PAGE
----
Issue 21: The Dark Side of Meditation Apps
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Issue 21: The Dark Side of Meditation Apps

It's a brand new decade: welcome to the year 2020, everyone! In this issue of The Slow Scroll, we're taking a look at how digital has dominated the past decade, the problematics of meditation apps, and a few resolutions for the new year. 

'We've spent the decade letting our tech define us. It's out of control'

For decades now, philosophers and theorists have predicted a future in which our data is harvested and our attention is manipulated, and these systems have been critiqued ad naseum. Douglas Rushkoff argues that the point missed is "our tech has grown from some devices and platforms we use to an entire environment in which we function."

If our actual world has become digital, and our lives, careers and relationships depend on our devices and wifi connection—this makes it nearly impossible to unplug. Another problem with these digital worlds it that it allows everyone to exist in their own reality, which results in a "a television-style hallucination." 

The entire opinion essay by Rushkoff is worth reading, but the call to action at the end is inspiring—"We must stop looking to our screens and their memes for a sense of connection to something greater than ourselves... we must seize the more truly digital, distributed opportunity to remember the values that we share, and reacquaint ourselves with the local worlds in which we actually live."

Meditation apps are fueling tech addiction, not easing stress

One positive aspect of technology is that it makes accessible so many useful apps to better our lives. Hugely successful apps like Headspace and Calm have become wildly popular in our stressed out, burned out era—but are they actually making us even more addicted to our devices?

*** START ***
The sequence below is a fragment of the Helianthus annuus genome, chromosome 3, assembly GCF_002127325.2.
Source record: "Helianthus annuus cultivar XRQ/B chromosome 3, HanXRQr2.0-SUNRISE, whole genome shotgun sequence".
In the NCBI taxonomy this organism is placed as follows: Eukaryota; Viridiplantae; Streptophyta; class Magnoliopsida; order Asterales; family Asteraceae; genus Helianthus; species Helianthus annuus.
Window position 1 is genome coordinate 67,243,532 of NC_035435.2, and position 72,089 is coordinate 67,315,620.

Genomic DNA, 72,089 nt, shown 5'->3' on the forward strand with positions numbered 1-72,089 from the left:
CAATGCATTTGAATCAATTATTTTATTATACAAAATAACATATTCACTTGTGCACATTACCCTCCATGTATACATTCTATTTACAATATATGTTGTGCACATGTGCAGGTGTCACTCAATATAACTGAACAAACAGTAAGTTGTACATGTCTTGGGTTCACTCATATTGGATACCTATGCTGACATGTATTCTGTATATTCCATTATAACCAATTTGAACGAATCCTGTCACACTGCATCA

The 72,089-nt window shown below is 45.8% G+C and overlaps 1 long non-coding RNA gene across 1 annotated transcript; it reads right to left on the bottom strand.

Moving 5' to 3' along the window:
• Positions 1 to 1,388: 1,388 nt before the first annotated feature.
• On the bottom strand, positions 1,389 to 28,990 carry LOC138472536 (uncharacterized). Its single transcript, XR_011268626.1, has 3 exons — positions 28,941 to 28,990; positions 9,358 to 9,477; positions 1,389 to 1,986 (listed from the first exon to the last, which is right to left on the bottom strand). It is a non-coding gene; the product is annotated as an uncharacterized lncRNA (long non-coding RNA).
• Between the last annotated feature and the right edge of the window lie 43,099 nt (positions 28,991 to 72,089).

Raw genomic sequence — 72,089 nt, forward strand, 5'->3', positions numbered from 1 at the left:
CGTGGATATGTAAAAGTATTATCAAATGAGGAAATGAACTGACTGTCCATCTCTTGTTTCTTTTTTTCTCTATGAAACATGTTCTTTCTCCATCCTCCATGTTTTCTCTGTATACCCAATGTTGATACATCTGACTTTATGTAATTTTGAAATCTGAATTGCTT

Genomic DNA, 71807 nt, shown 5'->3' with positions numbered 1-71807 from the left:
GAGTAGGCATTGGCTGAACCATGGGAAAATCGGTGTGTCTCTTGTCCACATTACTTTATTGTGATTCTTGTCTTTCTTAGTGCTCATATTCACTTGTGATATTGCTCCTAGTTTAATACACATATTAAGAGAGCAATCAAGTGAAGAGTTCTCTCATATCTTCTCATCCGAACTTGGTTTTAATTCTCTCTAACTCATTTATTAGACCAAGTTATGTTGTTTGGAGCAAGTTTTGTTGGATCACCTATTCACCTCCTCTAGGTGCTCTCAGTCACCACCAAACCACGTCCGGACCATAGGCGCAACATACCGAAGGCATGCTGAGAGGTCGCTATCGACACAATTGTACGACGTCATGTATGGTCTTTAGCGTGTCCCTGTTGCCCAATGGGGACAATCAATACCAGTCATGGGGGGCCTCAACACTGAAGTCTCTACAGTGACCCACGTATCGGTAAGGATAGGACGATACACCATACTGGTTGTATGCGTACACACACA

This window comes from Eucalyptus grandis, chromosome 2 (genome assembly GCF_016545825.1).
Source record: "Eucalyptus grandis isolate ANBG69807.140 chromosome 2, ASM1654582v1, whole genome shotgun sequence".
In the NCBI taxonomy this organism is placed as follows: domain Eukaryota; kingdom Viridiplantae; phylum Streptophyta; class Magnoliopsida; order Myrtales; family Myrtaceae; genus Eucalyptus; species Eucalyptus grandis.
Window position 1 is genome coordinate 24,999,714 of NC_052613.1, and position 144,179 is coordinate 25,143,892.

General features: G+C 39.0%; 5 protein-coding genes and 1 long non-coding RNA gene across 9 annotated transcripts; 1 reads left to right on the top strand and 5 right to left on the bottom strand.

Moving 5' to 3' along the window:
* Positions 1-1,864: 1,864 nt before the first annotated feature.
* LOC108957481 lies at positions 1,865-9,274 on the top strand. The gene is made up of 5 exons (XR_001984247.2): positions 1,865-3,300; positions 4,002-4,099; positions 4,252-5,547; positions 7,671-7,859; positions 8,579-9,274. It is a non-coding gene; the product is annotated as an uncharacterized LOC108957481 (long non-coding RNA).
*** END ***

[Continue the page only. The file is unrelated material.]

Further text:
Two scholars of Buddhism, that specialize in social media research, say that meditation apps overlook the original Buddhist values and instead are "like an opiate that hides the real symptoms of the precarious and stressful state in which many people find themselves today."

Since the meditation app industry is worth $130 million and Americans spend on average of 5 hours a day on our phones, it makes one wonder if these companies consider their gains of us staying on our screens more than the benefits of us staying off.

IRL Prompt: Engage With Your Community

If you're looking for a good New Year's resolution (other than spending less time on your phone), try engaging more with your local community.

Whether it be volunteering, joining a community garden or meditation center, learning more about the natural landscape of your home or about your neighbors. These easy actions can help you be more present in the natural world.

Check out Volunteer Match, Meditation Finder, or organize a potluck neighbor dinner to get to know your community a bit more. Thanks to our reader Iris for the IRL prompt tip! 
Thank you for reading The Slow Scroll. As always please e-mail us here with any feedback, thoughts, or tips. Here's to a new year and decade!
Send this to a friend who needs to slow down. Then invite them to your house for a New Year's party, with no cell phones allowed.

Why ‘The Slow Scroll’?

Social Isolation is Killing Us. Tech companies are failing us. And we’re all hopelessly addicted to our screens.

Living IRL has never been more important.

That’s why we created The Slow Scroll, a weekly newsletter by IRL Labs, sent directly to your inbox (oh the irony). The Slow Scroll curates the latest and most inspiring content and resources, empowering readers to untether and live slowly.

Brought to you by...

Ivan Cash, Editor-in-Chief
Cyrena Lee, Editor and Lead Writer
Erin Ellis, Illustrator

Emily Lin, Producer

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